Case Study: Customized Right Knee Replacement
in a 65-year-old female
A 65-year-old female presented to our office for a second opinion regarding her worsening right knee pain. She previously had a left knee total replacement from an outside physician 2 years back. The patient stated she had tried nonsurgical treatment options with no relief. She reported the pain to be constant since the past 5 months interfering with her sleep.
She first noticed the pain in her left knee about 5 years ago. The right knee also started bothering her subsequently. Conservative management in the form of cortisone injections and physical therapy helped ease her right knee pain. The left knee was treated with surgical management in the form of knee replacement.
Recently, the right knee started getting worse since the problem started. The pain was described as a dull ache to sharp in character located diffusely in the right knee. The intensity was moderate to severe occurring constantly. Activities such as bending, kneeling, using stairs, walking, standing, twisting, squatting made the pain worse.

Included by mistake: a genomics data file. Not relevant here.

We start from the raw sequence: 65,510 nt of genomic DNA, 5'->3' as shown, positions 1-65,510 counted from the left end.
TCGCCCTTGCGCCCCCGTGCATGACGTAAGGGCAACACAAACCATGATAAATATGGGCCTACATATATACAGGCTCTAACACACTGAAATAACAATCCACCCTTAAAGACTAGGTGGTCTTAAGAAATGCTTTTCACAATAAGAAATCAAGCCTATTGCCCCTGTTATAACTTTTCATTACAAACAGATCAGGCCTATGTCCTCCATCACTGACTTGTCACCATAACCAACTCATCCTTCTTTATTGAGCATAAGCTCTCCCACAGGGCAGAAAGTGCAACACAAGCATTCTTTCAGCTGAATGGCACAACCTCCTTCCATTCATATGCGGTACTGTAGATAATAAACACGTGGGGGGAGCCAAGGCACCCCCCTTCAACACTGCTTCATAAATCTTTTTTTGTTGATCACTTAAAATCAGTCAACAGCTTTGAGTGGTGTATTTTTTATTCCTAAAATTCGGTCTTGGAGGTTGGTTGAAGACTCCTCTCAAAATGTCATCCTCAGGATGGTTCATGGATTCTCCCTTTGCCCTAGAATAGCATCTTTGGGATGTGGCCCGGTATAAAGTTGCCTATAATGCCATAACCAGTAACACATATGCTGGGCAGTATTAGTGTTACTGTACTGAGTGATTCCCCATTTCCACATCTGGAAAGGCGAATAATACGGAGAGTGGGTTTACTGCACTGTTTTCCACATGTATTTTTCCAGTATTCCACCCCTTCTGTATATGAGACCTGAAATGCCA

She was an avid fitness enthusiast regularly doing yoga and enjoyed fencing on the weekend. However, recently she was spending much of her time at home resting. She stated any form of activity made her apprehensive about precipitating the pain. She described the pain to be constant.
She was a nonsmoker and denied any known drug allergies. She denied any form of past medical history and her only surgical history was positive for the left knee arthroplasty. She lived with her husband and was currently working as a yoga instructor.
Physical examination revealed mild swelling in her right knee. The overlying skin was normal with no scar, sinus or erythema. There was no local rise of temperature over the knee. There was mild genu varum deformity. The gait of the patient was antalgic with a reduced stance phase on the right side.
There range of motion on the right side was 5 – 80 degrees and a full range of motion on the left side. The bulk of the muscles was normal with full strength. There was no sign of any instability in the coronal, sagittal and axial plane. The examination of the right knee revealed a linear scar present anteriorly consistent with previous surgery.